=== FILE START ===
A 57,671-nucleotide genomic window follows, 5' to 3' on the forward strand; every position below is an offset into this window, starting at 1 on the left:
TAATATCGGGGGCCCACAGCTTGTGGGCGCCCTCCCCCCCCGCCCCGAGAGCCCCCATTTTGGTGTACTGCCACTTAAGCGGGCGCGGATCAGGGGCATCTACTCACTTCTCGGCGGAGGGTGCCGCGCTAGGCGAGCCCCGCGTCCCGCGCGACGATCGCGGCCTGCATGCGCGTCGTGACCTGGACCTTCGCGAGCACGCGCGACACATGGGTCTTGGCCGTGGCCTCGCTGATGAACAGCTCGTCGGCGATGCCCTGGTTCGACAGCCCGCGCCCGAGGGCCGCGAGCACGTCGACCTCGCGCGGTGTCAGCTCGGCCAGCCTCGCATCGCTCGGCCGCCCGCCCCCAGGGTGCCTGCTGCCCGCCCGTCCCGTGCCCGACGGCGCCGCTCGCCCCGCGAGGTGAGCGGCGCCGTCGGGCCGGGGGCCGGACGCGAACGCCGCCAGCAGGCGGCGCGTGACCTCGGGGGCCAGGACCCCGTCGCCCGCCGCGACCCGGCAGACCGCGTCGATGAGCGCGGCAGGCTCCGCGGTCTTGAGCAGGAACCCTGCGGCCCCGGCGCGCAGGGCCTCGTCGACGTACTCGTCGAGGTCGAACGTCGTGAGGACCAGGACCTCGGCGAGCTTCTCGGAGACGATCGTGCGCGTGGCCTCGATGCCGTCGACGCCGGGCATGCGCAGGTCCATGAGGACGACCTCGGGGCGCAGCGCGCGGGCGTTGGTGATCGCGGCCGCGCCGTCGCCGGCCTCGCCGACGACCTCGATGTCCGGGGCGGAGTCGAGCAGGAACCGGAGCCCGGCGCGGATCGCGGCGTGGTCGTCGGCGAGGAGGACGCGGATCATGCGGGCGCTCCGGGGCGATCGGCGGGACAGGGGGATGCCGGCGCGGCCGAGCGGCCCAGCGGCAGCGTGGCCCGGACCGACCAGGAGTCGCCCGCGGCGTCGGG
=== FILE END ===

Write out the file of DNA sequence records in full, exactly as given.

A 57,671-nucleotide genomic window follows, 5' to 3' on the forward strand; every position below is an offset into this window, starting at 1 on the left:
TAATATCGGGGGCCCACAGCTTGTGGGCGCCCTCCCCCCCCGCCCCGAGAGCCCCCATTTTGGTGTACTGCCACTTAAGCGGGCGCGGATCAGGGGCATCTACTCACTTCTCGGCGGAGGGTGCCGCGCTAGGCGAGCCCCGCGTCCCGCGCGACGATCGCGGCCTGCATGCGCGTCGTGACCTGGACCTTCGCGAGCACGCGCGACACATGGGTCTTGGCCGTGGCCTCGCTGATGAACAGCTCGTCGGCGATGCCCTGGTTCGACAGCCCGCGCCCGAGGGCCGCGAGCACGTCGACCTCGCGCGGTGTCAGCTCGGCCAGCCTCGCATCGCTCGGCCGCCCGCCCCCAGGGTGCCTGCTGCCCGCCCGTCCCGTGCCCGACGGCGCCGCTCGCCCCGCGAGGTGAGCGGCGCCGTCGGGCCGGGGGCCGGACGCGAACGCCGCCAGCAGGCGGCGCGTGACCTCGGGGGCCAGGACCCCGTCGCCCGCCGCGACCCGGCAGACCGCGTCGATGAGCGCGGCAGGCTCCGCGGTCTTGAGCAGGAACCCTGCGGCCCCGGCGCGCAGGGCCTCGTCGACGTACTCGTCGAGGTCGAACGTCGTGAGGACCAGGACCTCGGCGAGCTTCTCGGAGACGATCGTGCGCGTGGCCTCGATGCCGTCGACGCCGGGCATGCGCAGGTCCATGAGGACGACCTCGGGGCGCAGCGCGCGGGCGTTGGTGATCGCGGCCGCGCCGTCGCCGGCCTCGCCGACGACCTCGATGTCCGGGGCGGAGTCGAGCAGGAACCGGAGCCCGGCGCGGATCGCGGCGTGGTCGTCGGCGAGGAGGACGCGGATCATGCGGGCGCTCCGGGGCGATCGGCGGGACAGGGGGATGCCGGCGCGGCCGAGCGGCCCAGCGGCAGCGTGGCCCGGACCGACCAGGAGTCGCCCGCGGCGTCGGG